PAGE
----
@ML- I agree, 40 minutes extra will be no fun. But…..I am sure they will run ballpark only trains from Milpitas to Diridon or perhaps there will be a ballpark express buses of some type like they did in San Francisco for Giants game back in the day. They still do it for 49ers games.
I am sure VTA will get creative once the A’s and the BART become a reality. The A’s will work with VTA to make it happen in some way.
It appears to me that having an express bus to Dirdion leaving from the Warm Springs or Milpitas BART station would be the quickest way. Before it was discontinued, I used to take the 180 Express bus from the Great Mall Transit center (I live nearby) to downtown SJ all the time during the week. It was very convenient and fairly fast. About a year or so ago VTA killed that particular line segment which forced people onto light rail to get downtown. That’s impractical since light rail loops through north SJ first so it takes twice as long. I now drive instead.
It’s a shame there’s no 87 south entrance from 880 south. That would really help East Bay folks driving to games. I have to say people coming from the Peninsula have it the best. They have 3 good options: 101 south->87south, 280, or Caltrain. All 3 options take you straight to Dirdion.
The sad fact that no ramps exist at 87/880 is perhaps the worst transportation planning error in SCCO history. At the very least they should have southbound to southbound and northbound to northbound ramps. Hopefully future transportation planners in the valley will correct this idiocy.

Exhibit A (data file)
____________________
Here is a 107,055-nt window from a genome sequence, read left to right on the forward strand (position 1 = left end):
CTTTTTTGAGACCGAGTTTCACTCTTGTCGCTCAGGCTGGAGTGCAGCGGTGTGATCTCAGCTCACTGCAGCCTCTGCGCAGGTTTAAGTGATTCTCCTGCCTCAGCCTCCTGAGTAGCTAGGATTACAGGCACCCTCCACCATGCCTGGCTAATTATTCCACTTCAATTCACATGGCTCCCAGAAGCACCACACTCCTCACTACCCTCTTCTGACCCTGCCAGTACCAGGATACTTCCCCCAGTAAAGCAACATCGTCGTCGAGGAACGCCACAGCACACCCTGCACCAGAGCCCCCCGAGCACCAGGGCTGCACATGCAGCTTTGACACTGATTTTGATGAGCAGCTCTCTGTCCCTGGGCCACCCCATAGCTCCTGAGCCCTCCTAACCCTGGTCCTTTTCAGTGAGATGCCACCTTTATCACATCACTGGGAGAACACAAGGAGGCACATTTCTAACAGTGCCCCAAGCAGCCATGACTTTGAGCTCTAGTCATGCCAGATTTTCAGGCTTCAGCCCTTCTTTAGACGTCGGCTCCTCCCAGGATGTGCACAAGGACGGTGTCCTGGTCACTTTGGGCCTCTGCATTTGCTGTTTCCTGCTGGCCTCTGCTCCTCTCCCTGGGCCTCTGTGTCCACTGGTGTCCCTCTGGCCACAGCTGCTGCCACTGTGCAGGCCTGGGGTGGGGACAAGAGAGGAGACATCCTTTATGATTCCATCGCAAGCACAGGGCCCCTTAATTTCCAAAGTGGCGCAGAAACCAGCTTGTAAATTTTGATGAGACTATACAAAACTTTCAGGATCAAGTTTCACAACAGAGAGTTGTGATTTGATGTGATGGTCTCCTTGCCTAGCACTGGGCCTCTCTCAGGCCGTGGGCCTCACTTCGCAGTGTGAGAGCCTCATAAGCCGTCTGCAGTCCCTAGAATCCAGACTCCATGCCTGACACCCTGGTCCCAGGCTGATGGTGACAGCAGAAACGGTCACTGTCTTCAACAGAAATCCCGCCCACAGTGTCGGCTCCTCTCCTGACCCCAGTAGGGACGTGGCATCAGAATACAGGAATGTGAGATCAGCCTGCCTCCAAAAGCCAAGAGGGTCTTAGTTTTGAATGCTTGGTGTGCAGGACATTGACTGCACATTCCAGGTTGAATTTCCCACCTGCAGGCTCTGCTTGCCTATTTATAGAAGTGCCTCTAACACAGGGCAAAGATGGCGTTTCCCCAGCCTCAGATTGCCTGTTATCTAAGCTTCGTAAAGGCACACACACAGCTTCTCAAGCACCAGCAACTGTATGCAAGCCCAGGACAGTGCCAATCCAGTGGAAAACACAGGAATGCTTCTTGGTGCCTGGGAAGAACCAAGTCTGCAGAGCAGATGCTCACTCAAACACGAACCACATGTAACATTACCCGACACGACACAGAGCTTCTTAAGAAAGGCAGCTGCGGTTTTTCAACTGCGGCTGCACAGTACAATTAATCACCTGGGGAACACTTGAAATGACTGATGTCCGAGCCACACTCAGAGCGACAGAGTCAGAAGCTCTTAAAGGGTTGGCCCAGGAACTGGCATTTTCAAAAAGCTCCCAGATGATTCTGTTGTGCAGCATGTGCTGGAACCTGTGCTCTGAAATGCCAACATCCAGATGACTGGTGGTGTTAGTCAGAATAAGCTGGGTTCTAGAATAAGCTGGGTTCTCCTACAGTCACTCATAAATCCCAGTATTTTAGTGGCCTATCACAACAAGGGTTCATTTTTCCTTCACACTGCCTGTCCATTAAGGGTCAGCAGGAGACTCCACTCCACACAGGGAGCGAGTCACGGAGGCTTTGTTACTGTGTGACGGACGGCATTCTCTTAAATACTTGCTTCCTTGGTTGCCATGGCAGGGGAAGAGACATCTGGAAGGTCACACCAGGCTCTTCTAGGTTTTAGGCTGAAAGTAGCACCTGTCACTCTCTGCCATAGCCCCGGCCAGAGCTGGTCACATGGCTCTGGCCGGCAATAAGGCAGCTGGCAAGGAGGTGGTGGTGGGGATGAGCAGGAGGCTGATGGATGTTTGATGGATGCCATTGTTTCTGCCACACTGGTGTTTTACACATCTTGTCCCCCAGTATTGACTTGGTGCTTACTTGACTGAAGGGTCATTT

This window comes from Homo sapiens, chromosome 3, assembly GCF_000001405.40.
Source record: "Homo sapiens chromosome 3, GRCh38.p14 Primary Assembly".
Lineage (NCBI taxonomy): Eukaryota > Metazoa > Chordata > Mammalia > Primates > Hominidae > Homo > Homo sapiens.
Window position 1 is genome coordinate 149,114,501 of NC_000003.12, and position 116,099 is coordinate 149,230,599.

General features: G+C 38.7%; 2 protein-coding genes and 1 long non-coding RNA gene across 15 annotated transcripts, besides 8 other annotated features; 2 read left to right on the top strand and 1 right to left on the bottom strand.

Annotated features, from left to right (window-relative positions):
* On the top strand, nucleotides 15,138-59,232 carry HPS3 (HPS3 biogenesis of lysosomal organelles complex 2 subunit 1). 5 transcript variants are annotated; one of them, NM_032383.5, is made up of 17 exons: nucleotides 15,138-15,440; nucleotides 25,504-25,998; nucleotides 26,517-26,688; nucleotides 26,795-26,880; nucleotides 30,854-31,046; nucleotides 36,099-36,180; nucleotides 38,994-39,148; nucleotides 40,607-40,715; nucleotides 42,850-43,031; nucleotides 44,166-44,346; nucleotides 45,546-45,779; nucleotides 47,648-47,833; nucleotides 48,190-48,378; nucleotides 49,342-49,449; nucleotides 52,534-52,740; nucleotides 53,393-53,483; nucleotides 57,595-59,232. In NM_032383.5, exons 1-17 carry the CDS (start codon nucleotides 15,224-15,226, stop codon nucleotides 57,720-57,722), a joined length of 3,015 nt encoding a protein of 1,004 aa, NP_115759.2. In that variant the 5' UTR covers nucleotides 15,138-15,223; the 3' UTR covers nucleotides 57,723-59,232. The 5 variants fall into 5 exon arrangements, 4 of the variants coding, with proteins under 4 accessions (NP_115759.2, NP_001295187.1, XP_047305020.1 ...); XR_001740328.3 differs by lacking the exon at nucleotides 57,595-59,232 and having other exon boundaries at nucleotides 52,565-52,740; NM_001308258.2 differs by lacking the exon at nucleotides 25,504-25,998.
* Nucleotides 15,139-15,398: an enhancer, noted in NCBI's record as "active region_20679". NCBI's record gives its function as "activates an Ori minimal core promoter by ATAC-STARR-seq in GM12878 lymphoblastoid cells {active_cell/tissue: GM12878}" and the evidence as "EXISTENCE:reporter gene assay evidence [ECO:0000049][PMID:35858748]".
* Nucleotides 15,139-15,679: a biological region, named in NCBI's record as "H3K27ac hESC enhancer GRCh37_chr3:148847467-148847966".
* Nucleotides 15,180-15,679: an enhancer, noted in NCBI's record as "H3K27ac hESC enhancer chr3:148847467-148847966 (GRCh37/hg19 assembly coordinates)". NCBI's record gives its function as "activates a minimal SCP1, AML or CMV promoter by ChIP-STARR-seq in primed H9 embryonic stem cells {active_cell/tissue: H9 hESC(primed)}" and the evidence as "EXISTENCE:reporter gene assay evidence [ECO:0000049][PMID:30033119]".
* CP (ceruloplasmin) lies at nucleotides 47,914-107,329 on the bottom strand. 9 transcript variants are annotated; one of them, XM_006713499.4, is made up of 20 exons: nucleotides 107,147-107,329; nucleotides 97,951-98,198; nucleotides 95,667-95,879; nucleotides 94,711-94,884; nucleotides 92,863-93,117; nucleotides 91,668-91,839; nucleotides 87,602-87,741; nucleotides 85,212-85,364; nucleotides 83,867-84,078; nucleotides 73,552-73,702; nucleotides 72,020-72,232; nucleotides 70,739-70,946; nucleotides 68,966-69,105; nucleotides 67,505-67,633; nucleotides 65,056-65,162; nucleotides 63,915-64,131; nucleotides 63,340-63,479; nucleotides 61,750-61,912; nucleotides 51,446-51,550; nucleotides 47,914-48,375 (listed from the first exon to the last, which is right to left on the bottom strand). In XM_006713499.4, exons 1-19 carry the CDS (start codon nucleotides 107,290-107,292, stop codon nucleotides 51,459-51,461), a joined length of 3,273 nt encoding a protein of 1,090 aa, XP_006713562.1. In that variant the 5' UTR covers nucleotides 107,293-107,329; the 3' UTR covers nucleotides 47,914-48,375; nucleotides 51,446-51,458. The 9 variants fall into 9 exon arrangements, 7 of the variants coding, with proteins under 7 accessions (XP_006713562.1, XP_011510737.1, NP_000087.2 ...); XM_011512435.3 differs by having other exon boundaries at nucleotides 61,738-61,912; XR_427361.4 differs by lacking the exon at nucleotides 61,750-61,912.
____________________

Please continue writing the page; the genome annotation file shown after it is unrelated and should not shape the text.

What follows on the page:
@ML You explained it fine, but I was in a hurry and obviously didn’t do something as simple as check the map. Sorry ’bout that.
@John- The reason why there is 880/87 interchange is because there was not enough room to create off ramps. This plus it would have been right in between 101 and 280 therefore creating too much traffic in that area.
Take 880S to 1st street, go left, go down a few block and go right on Taylor and 87 is right there. You can even drive down Taylor and take a left on the Alameda and that will run you right into the ballpark via a way that most do not know about.
680 is also a good way to get to Downtown SJ from the East Bay. If you’re taking 880, cut over at Mission and take 680 the rest of the way.
@Sid Or they can just stay on 880 and exit the Alameda.
Believe me, I think I’ve tried every surface street way to get to downtown SJ. I usually end up exiting at Coleman and taking that. Sometimes if I’m bored I exit at Brokaw and connect with either Charcot or Skyport to get onto 87. I just find it mildly annoying there is no direct access to downtown from 880. If it’s the weekend and traffic is light I’ll take 880south->101south->280north->87. That way seems more direct then staying on 680 the whole way.
Speaking of Coleman, I know eventually Autumn Street will be connected so I assume that will be preferred way to access the Dirdion area. Once that happens the Target parking lot looks like a pretty attractive place to park for free and walk to the arena/stadium. I wonder how that will be monitored?